Figure 1. A framework to implement Marine Life Management Act-based management. The top component of the framework (yellow boxes) constitutes the approach to prioritization, and the bottom component (blue boxes) represents the approach to scaled management.


The Master Plan makes significant use of appendices and web links. The main body of the Master Plan provides a high-level overview of topics. Important details are often in the appendices, which are intended to be an additional resource. For example, the main body discusses the value of data-limited stock assessment(opens in new tab) methods, and the appendices describe these methods. The appendices are designed to be updated as new information becomes available and best practices change (see Chapter 13). This approach seeks to keep the Master Plan digestible and allows for updates to help ensure it remains a valuable resource over time.


The Master Plan is not prescriptive and does not stipulate specific actions that will be taken. It does, however, contain a wide range of new directions and guidance to help establish a shared set of expectations for how implementation can occur and to guide the Department’s efforts.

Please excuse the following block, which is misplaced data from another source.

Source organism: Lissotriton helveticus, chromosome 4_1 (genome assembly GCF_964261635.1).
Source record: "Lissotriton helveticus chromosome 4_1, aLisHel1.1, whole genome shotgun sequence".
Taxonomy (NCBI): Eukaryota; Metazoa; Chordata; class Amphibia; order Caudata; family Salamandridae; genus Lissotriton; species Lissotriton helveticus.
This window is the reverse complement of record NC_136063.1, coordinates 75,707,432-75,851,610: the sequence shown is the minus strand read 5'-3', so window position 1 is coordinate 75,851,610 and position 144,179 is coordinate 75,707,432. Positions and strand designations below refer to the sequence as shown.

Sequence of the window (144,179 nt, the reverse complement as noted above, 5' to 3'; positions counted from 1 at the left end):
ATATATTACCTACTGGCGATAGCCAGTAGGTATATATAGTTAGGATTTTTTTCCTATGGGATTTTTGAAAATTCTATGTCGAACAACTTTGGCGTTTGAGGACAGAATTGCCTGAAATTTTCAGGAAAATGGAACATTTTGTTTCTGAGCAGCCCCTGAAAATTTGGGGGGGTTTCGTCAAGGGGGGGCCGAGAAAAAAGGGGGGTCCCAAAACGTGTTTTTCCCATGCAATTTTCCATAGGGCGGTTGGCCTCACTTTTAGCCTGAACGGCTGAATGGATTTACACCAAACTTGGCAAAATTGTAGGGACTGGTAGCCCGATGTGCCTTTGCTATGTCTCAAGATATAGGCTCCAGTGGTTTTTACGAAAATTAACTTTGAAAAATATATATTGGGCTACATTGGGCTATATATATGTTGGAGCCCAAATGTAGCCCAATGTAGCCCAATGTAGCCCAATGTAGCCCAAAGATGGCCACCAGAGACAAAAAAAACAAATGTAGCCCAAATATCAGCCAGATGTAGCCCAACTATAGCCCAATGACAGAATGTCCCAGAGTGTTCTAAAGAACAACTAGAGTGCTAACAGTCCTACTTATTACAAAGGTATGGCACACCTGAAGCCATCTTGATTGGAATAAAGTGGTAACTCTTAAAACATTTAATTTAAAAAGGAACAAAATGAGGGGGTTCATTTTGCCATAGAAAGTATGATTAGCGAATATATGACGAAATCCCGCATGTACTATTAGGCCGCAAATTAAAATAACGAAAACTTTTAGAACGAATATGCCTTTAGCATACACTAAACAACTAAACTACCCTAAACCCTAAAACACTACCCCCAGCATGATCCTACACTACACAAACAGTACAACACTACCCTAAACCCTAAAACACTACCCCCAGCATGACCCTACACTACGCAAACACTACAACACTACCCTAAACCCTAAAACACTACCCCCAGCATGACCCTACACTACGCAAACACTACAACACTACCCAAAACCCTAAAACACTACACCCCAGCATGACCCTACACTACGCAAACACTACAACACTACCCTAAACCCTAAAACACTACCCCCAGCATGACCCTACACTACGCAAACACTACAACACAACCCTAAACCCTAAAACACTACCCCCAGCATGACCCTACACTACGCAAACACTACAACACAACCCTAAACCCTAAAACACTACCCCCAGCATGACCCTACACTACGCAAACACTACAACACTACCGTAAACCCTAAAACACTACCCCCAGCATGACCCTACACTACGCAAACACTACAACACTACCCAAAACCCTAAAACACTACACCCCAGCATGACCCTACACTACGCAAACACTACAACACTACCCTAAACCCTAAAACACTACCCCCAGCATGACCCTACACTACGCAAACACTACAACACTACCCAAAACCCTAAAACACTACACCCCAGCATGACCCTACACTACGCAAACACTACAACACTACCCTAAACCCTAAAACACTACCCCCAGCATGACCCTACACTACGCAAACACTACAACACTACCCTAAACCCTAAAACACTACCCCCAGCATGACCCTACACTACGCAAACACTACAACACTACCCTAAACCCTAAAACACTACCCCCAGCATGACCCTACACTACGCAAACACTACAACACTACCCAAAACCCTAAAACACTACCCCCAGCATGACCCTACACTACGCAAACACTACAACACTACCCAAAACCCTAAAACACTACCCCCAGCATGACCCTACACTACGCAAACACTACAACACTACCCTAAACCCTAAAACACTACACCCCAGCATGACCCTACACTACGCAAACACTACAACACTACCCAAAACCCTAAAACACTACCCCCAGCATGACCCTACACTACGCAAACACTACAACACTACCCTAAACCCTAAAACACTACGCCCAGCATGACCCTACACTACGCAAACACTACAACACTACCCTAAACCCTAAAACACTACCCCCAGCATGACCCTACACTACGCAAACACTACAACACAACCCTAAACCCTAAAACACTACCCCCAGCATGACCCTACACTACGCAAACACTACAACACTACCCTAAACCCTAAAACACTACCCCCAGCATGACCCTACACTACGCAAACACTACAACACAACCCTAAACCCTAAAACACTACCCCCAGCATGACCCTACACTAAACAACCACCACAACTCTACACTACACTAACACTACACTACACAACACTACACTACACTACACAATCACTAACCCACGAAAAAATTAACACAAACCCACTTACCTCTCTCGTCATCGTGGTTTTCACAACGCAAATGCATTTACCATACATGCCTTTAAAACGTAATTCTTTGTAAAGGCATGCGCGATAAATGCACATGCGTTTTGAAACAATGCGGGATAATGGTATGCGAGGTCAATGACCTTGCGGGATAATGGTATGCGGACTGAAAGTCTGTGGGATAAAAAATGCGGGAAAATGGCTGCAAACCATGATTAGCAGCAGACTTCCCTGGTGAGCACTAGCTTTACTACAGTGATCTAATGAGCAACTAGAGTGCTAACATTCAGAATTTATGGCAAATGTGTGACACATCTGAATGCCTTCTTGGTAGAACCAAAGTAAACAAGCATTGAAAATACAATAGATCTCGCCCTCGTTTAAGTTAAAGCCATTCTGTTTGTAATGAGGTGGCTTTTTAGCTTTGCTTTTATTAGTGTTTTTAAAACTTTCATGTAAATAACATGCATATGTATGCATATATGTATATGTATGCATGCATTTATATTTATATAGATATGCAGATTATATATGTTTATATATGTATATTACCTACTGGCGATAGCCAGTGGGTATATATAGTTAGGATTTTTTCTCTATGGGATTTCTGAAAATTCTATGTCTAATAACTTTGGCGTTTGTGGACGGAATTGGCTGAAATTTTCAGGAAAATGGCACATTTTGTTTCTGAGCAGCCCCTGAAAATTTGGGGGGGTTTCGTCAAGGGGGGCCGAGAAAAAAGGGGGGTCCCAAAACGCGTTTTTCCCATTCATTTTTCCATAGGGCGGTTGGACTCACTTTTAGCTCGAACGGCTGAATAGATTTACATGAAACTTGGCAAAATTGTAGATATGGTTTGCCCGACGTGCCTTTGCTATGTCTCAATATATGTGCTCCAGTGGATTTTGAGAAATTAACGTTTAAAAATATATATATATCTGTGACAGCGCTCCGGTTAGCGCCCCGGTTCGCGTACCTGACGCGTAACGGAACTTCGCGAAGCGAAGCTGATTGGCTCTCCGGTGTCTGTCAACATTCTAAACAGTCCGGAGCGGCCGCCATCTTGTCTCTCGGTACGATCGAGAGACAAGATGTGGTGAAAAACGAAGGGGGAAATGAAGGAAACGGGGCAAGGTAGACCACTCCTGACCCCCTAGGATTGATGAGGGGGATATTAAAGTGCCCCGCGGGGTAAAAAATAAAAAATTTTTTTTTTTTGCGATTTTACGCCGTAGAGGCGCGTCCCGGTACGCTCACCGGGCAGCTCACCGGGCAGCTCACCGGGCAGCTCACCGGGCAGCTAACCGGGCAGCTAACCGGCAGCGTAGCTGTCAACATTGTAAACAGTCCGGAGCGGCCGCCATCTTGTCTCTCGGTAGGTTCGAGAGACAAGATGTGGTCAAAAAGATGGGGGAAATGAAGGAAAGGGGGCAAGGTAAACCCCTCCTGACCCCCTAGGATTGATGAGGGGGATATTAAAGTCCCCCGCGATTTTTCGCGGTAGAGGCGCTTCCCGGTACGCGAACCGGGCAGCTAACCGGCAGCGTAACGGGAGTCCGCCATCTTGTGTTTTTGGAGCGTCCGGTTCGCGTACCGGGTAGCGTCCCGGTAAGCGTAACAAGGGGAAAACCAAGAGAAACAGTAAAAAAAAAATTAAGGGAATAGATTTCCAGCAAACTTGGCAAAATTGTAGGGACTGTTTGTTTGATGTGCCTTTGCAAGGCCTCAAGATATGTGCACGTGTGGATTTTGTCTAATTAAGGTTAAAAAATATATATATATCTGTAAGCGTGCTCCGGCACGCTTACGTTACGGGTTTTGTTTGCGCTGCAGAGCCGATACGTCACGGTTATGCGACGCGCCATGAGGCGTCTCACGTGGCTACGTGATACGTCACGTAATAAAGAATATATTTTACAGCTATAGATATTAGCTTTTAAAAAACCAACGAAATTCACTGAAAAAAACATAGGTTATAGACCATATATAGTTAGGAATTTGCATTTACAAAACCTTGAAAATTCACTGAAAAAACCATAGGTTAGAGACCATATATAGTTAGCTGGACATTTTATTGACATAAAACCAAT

Glossary and acronyms

Glossary and acronyms are bolded upon first use and detailed definitions are provided in the glossary.


Unless otherwise specified, the symbol § refers to Fish and Game Code (FGC) Sections.

Climate change

The Master Plan is primarily structured around achieving the objectives of the MLMA as described above. However, climate change is a growing challenge that was not evident during the crafting of the MLMA. To effectively address climate change, adaptation and flexibility need to be built into management. Climate change is considered in multiple sections throughout the Master Plan and is the focus of a dedicated chapter on climate change-based impacts and management strategies (see Chapter 11).

Marine Protected Areas